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The Danger of Crossing State Lines for July Fourth Fireworks

Fireworks with a "no" sign
By A.J. Firstman and Eric Harvey, J.D. | Last updated on

Almost everyone loves fireworks. They are bright and colorful. They are pretty. They go boom! 

For most people, firework are an integral part of any Fourth of July celebration, whether at home or out watching a professional pyrotechnic display. It's almost sacrilegious to imagine an Independence Day without at least some colorful explosions.

Some state governments, however, feel differently about the use of fireworks by regular folk. They only see the dangers of amateur firework displays and put harsh restrictions in place. That doesn't stop stores in neighboring states from selling consumer fireworks to people willing to cross state lines to get them. (As an aside, have you ever wondered how fireworks stores can stay in business with sales like "buy one, get four free"?)

State and Federal Laws Are not on Your Side

If you live in a state like Illinois, which prohibits many types of fireworks, you likely know that a quick trip to Missouri, Indiana, or Iowa will allow you to purchase sparklers, bottle rockets, firecrackers, roman candles, or nearly any other type of consumer firework your heart desires.

But most anti-fireworks laws do not just crack down on the sale and purchase of fireworks. They also prohibit their possession, as well. In many cases you can cross a border, buy them legally, then suddenly find yourself in possession of illegal fireworks when you cross back into your home state. State laws vary on the subject, but in many states the possession and/or use of fireworks could constitute a misdemeanor or fineable offense—and no one wants to spend Independence Day in the back of a squad car.

Federal law also prohibits the transportation of fireworks into a state where state law prohibits them.

In fact, the only state with fireworks laws that allow for transporting fireworks across state lines is Ohio. Laws in the state of Ohio allow the sale of most consumer fireworks. However, they require Ohioans to transport them out of the state within 48 hours of purchase. Those fireworks will be legal to discharge in all surrounding states.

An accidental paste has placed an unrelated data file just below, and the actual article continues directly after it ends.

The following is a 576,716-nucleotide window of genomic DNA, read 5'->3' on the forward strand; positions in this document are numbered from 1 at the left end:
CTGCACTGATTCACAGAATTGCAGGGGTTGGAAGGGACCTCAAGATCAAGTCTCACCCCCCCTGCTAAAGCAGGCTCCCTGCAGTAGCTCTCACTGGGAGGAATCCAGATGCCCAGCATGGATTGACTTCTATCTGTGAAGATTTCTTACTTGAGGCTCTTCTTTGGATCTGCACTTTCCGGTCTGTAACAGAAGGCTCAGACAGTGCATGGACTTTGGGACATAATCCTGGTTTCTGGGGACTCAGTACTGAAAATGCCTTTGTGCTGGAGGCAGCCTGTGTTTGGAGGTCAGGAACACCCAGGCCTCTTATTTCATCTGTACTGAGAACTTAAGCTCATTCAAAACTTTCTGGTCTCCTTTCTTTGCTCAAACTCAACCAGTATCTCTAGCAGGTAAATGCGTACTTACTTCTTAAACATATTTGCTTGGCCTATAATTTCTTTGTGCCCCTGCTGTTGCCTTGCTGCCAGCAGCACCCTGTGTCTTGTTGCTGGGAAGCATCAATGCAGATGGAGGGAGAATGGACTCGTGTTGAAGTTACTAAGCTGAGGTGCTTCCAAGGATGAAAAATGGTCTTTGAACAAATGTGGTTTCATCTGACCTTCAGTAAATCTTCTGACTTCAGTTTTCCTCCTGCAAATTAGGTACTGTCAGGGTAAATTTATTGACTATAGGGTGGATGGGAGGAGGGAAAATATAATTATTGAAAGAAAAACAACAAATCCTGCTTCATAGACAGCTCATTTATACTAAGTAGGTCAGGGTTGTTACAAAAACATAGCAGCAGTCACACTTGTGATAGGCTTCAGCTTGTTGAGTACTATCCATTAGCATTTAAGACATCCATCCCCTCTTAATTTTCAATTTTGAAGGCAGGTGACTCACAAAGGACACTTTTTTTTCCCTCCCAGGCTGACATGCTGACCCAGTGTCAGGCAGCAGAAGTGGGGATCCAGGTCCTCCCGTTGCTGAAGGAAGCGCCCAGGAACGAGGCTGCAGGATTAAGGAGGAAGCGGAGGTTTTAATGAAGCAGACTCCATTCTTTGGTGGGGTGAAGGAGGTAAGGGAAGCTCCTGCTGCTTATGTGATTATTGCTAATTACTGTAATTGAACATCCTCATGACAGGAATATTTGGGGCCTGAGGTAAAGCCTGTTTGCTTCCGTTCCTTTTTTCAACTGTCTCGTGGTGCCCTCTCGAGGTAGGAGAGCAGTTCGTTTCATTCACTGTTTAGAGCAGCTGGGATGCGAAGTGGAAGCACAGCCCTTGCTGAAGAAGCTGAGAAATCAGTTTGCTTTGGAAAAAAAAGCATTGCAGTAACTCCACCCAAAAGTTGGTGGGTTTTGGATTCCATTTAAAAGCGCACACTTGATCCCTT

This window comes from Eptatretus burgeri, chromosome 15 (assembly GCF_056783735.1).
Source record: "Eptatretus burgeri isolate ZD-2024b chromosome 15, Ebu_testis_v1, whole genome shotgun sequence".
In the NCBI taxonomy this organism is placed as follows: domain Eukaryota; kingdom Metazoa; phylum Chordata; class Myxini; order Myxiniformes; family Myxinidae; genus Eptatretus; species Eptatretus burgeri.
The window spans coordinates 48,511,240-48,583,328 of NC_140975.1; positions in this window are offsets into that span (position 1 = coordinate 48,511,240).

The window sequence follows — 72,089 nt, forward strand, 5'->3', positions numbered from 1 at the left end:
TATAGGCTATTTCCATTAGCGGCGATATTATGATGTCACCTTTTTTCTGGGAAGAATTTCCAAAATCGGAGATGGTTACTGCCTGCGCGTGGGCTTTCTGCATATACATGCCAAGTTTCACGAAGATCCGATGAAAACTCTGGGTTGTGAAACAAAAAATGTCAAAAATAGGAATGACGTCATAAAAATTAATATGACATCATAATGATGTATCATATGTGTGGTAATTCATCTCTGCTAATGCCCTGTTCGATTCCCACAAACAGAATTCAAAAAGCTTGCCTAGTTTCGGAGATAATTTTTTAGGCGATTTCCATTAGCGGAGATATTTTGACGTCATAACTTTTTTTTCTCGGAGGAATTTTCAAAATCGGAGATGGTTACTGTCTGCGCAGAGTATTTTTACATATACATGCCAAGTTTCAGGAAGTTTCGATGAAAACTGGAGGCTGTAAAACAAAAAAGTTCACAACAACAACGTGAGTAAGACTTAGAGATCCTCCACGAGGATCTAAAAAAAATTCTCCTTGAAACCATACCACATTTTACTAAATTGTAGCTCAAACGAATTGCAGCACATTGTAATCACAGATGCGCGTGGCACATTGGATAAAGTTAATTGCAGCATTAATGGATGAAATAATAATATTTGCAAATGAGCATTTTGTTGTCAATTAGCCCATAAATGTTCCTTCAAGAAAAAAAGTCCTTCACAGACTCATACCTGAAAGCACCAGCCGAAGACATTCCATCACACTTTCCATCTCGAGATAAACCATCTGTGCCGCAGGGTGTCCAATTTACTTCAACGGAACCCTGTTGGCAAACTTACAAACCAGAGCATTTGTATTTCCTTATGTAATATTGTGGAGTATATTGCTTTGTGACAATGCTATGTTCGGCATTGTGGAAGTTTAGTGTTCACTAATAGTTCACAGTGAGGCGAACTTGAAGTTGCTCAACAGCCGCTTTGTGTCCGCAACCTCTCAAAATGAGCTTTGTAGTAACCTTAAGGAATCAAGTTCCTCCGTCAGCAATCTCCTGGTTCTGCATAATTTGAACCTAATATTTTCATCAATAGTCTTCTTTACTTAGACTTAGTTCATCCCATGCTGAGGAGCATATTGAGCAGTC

Leave the Pyrotechnics to the Professionals

The penalties for a violation of your state's fireworks laws will increase in severity depending on the state fireworks laws and what you did with the fireworks in question. Possessing a few spinners or sparklers isn't great, but probably not going to get you in much trouble with the law. Setting off bottle rockets may earn you a fine or worse. Damaging property with a firecracker or starting a wildfire by shooting something flammable with a roman candle is blazing right into misdemeanor and/or felony territory. And if someone gets injured or killed with a misfired aerial shell or skyrocket then you might as well start getting ready for prison.

Remember, even if your local police department typically turns a blind eye to setting off some illegal fireworks around the Fourth of July, there are no guarantees you won't face consequences. The same applies for your safety. The best way to avoid any serious injuries is to enjoy a professional fireworks display from a safe distance. Professional pyrotechnic operators probably know more about fireworks safety than you do (and typically have permission from the state fire marshal), so maybe stick to party poppers and the occasional sparkler.

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